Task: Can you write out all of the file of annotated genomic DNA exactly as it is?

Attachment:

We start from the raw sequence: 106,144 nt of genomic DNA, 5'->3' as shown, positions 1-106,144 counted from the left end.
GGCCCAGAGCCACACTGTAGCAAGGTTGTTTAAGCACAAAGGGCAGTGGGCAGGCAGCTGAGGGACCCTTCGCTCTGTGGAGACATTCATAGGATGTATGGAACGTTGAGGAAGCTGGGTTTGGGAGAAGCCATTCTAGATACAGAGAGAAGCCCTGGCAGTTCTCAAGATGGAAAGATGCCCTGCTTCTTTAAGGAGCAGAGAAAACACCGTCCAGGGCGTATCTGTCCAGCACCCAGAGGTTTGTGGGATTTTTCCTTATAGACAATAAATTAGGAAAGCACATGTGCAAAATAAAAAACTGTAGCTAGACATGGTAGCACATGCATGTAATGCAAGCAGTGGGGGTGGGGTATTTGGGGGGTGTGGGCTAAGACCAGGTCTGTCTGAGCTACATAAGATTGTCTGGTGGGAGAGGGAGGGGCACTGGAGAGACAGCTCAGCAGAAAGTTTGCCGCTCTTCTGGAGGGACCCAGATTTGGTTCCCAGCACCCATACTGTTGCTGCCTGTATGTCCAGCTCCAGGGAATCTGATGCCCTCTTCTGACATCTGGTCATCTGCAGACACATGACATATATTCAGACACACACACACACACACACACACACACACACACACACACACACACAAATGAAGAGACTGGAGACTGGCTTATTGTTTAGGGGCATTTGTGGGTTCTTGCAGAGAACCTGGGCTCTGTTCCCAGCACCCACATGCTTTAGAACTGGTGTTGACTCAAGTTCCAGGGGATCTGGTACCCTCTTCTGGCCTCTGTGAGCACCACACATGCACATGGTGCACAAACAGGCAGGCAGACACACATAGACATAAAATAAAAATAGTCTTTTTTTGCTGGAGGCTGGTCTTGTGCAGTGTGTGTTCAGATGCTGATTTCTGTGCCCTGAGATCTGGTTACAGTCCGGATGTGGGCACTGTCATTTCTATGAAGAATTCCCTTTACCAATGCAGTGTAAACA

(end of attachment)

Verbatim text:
We start from the raw sequence: 106,144 nt of genomic DNA, 5'->3' as shown, positions 1-106,144 counted from the left end.
GGCCCAGAGCCACACTGTAGCAAGGTTGTTTAAGCACAAAGGGCAGTGGGCAGGCAGCTGAGGGACCCTTCGCTCTGTGGAGACATTCATAGGATGTATGGAACGTTGAGGAAGCTGGGTTTGGGAGAAGCCATTCTAGATACAGAGAGAAGCCCTGGCAGTTCTCAAGATGGAAAGATGCCCTGCTTCTTTAAGGAGCAGAGAAAACACCGTCCAGGGCGTATCTGTCCAGCACCCAGAGGTTTGTGGGATTTTTCCTTATAGACAATAAATTAGGAAAGCACATGTGCAAAATAAAAAACTGTAGCTAGACATGGTAGCACATGCATGTAATGCAAGCAGTGGGGGTGGGGTATTTGGGGGGTGTGGGCTAAGACCAGGTCTGTCTGAGCTACATAAGATTGTCTGGTGGGAGAGGGAGGGGCACTGGAGAGACAGCTCAGCAGAAAGTTTGCCGCTCTTCTGGAGGGACCCAGATTTGGTTCCCAGCACCCATACTGTTGCTGCCTGTATGTCCAGCTCCAGGGAATCTGATGCCCTCTTCTGACATCTGGTCATCTGCAGACACATGACATATATTCAGACACACACACACACACACACACACACACACACACACACACACACACAAATGAAGAGACTGGAGACTGGCTTATTGTTTAGGGGCATTTGTGGGTTCTTGCAGAGAACCTGGGCTCTGTTCCCAGCACCCACATGCTTTAGAACTGGTGTTGACTCAAGTTCCAGGGGATCTGGTACCCTCTTCTGGCCTCTGTGAGCACCACACATGCACATGGTGCACAAACAGGCAGGCAGACACACATAGACATAAAATAAAAATAGTCTTTTTTTGCTGGAGGCTGGTCTTGTGCAGTGTGTGTTCAGATGCTGATTTCTGTGCCCTGAGATCTGGTTACAGTCCGGATGTGGGCACTGTCATTTCTATGAAGAATTCCCTTTACCAATGCAGTGTAAACA